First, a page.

MinervaBMJ 2011; 343 doi: https://doi.org/10.1136/bmj.d5585 (Published 08 September 2011) Cite this as: BMJ 2011;343:d5585
Patients from ethnic minority groups apparently receive more aggressive cancer care at the end of life, but is this what they actually want? A study in Cancer explored the willingness to use personal financial resources to extend life among white, black, Hispanic, and Asian patients (2011;117:3476-84, doi:10.1002/cncr.25839). Of over 4200 patients asked, 80% of black patients were willing to spend all resources to extend life compared with 54% of white, 69% of Hispanic, and 72% of Asian patients. The delivery of high quality cancer care requires an understanding of how these preferences affect care and outcomes.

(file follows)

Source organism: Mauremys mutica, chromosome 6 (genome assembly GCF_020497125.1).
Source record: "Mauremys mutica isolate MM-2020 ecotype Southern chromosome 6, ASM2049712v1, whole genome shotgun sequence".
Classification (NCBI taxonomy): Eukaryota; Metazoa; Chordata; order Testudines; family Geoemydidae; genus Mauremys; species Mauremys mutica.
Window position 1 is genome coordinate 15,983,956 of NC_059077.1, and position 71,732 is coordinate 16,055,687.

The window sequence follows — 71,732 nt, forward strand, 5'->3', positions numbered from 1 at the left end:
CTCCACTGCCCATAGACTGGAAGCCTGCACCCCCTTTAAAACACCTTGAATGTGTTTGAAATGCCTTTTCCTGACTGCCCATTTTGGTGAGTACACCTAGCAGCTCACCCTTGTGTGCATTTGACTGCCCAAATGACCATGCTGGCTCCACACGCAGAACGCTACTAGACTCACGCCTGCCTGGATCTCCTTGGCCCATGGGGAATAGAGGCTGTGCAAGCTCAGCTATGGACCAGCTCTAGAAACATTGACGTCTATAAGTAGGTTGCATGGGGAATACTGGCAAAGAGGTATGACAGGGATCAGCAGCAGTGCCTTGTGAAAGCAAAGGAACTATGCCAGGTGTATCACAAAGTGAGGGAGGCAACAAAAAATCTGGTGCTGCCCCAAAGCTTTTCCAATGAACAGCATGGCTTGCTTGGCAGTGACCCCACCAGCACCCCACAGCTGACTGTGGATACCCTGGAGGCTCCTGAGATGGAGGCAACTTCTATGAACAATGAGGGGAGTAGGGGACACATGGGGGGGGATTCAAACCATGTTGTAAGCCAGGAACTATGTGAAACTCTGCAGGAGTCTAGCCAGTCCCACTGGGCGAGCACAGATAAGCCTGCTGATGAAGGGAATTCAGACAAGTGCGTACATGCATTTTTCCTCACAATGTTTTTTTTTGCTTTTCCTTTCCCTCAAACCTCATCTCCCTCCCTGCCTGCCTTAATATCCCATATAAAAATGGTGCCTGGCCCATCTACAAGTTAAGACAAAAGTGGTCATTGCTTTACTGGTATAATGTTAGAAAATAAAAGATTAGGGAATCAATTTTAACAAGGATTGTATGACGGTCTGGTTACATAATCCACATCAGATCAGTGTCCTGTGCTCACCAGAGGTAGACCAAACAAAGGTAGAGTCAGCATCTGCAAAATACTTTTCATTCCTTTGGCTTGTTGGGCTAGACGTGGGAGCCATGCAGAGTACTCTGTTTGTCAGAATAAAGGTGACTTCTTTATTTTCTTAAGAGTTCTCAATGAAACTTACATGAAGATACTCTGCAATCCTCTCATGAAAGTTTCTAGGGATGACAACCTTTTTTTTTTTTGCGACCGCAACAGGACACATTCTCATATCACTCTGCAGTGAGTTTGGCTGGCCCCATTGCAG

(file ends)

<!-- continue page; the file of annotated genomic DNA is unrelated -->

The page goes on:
A microbial sealant applied to skin immediately before surgical incision reduced the rate of skin infection from 26% to 2% (P=0.001) among 47 patients undergoing coronary artery bypass grafting. The sealant was applied to legs before bilateral saphenous veins were harvested. Wound swabs were taken at five days and wounds were assessed at 30 days by two blinded observers. Each patient had one leg treated with the sealant …
Log in using your username and password
Log in through your institution
Sign up for a free trial